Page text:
Soil texture is important in determining a soil’s water and nutrient holding capacity Soil texture is defined as the size distribution of different mineral particles. These mineral particles are at their most basic level the following: sand, silt and clay. Sand particles are 2 to 0.05 mm diameter, silt particles are 0.05 to 0.002 mm diameter and clay particles are <0.002 mm diameter. Combinations of these particles exhibit different properties in soil and some combinations favor plant life better than others. The following are the most common classes of soil texture:

Clay soil
Contains a high percentage of clay particles and feels lumpy to the touch. The small size of the clay particles means that they clump together quite readily and there is less room for air spaces. Consequently clay soils have poor drainage and do not hold nutrients very well. This is a heavy soil and is sticky when wet making it hard to work with. As much as possible you should take steps to improve the drainage of this type of soil through core aeration and addition of organic matter like compost.

Silty soil
Contains a high percentage of silt particles and feels smooth to the touch. This soil is a well drained soil due to the size of the particles allowing space for water to permeate. This soil holds nutrients more readily than clay soil due to the spaces. It is easy to cultivate but can be compacted quite easily.

 Sandy soil
Contains a high percentage of sand particles and feels gritty to the touch, allows for quite a lot of space in between particles and as a result is very free draining. This has its disadvantages, however, as it does not hold water and essential nutrients can get washed away.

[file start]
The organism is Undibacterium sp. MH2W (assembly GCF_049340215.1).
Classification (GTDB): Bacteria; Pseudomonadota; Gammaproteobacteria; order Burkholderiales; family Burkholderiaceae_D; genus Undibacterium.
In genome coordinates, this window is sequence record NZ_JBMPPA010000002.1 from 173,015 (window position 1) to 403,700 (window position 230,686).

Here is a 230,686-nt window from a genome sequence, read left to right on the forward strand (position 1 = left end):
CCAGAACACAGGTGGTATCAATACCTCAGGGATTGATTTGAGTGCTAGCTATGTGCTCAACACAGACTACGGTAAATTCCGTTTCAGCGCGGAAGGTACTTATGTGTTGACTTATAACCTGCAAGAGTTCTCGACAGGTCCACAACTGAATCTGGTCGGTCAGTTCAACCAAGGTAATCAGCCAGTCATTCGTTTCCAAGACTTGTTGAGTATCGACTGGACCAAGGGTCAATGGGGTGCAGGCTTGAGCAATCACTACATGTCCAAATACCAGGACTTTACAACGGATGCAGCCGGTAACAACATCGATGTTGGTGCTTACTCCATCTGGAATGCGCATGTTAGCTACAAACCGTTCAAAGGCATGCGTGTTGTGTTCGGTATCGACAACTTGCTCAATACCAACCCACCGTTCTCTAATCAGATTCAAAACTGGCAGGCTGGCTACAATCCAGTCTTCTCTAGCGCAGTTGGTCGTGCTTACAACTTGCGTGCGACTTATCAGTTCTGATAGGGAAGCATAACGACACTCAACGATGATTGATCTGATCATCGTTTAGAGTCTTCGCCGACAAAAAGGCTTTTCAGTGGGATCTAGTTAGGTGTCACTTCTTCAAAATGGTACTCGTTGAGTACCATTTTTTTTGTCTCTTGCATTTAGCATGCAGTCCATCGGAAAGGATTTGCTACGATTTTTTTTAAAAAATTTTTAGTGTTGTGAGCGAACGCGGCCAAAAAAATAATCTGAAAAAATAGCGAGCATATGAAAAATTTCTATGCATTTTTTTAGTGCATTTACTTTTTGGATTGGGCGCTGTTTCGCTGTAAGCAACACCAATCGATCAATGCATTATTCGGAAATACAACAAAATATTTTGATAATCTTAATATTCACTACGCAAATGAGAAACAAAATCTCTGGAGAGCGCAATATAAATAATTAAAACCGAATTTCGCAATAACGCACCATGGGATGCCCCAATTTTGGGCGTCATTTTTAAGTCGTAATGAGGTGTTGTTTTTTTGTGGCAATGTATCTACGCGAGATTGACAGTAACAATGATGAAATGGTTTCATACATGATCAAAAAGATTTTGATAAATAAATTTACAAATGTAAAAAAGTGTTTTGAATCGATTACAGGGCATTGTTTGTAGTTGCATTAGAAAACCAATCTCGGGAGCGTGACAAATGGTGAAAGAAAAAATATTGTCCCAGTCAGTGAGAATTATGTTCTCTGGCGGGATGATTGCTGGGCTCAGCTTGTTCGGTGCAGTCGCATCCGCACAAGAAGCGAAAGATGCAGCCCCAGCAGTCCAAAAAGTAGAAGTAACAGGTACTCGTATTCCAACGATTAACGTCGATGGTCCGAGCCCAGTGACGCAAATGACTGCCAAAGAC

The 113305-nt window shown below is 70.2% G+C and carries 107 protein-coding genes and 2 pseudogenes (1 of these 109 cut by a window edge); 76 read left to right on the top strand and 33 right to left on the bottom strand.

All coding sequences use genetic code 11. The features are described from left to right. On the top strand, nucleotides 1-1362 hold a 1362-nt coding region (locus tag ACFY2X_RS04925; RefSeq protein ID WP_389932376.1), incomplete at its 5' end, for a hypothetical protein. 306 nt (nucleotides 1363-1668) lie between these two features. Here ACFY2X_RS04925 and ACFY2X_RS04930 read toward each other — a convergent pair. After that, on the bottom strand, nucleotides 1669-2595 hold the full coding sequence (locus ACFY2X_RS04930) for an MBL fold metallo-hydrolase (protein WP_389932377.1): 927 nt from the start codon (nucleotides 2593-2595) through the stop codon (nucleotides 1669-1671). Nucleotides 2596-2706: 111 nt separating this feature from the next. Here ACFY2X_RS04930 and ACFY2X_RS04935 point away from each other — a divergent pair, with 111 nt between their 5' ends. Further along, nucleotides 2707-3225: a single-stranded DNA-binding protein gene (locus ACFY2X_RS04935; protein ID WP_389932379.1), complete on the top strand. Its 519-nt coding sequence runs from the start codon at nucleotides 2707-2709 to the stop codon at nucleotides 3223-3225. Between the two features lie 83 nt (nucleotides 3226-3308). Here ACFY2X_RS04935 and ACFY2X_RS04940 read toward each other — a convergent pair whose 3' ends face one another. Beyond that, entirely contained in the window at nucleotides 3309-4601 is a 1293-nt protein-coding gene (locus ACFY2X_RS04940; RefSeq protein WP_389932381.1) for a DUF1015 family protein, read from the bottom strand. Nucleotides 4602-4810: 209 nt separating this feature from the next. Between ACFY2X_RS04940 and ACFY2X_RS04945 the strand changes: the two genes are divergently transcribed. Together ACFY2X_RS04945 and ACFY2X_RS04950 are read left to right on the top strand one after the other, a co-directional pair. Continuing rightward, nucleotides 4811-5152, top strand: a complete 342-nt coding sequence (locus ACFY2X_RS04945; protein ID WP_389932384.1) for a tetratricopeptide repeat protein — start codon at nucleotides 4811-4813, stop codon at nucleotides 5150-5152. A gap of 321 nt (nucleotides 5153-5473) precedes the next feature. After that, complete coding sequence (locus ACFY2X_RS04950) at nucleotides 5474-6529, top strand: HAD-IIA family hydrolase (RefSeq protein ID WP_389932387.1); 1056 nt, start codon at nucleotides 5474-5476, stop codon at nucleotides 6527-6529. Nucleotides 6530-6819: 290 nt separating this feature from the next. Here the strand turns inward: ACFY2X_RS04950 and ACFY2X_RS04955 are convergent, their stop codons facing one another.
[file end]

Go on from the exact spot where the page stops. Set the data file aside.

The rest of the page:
Loamy soil
This is the best type of soil texture you can have in your landscape. This is soil whose properties are controlled equally by the percentages of clay, silt and sand particles. It is well drained but does not lose water too easily as is the case with sandy and sometimes silty soils. The fact that it retains water means it also retains nutrients for your plants to use. It has a great structure and is easy to cultivate.

Soil Acidity and pH

Soil acidity or pH is one of the most important factors affecting the chemistry and biology of soil. Technically speaking, pH refers to the power or percentage of Hydrogen. It measures the acidity or alkalinity of soil which is important in a biological program in that improper pH will limit microbial activity and nutrient availability. In our Nature Guard Organic Lawn and Plant Program we typically test pH and adjust the acidic lawns found in our area with calcitic limestone.

What About N,P,K and other plant nutrients?

While nitrogen, phosphorous, potassium and other micronutrients are all very important for proper plant growth they are not the focus of the Nature Guard Organic Lawn and Plant Care program. Conventional lawn care programs over the years have used large quantities of these nutrients to maintain color and growth on plant material helping to contribute to nutrient loading of waterways and drinking water. In addition to these environmental concerns the commonly used synthetic nutrients push short bursts of growth to plant material causing a peaks and valleys effect. These peaks and valleys based on nutrient availability can have detrimental effects on plant material, such as, reduced carbohydrate reserves, reduced root development, reduced drought resistance, decreased cold tolerance, and increased susceptibility to insect and disease pressures. Additionally, the bursts are not desirable from the standpoint of mowing, pruning, watering and general maintenance. The goal of Nature Guard Organic Lawn and Plant Care is to improve soil health to a point where the soil’s own ecosystem provides enough nutrient cycling to optimize plant health.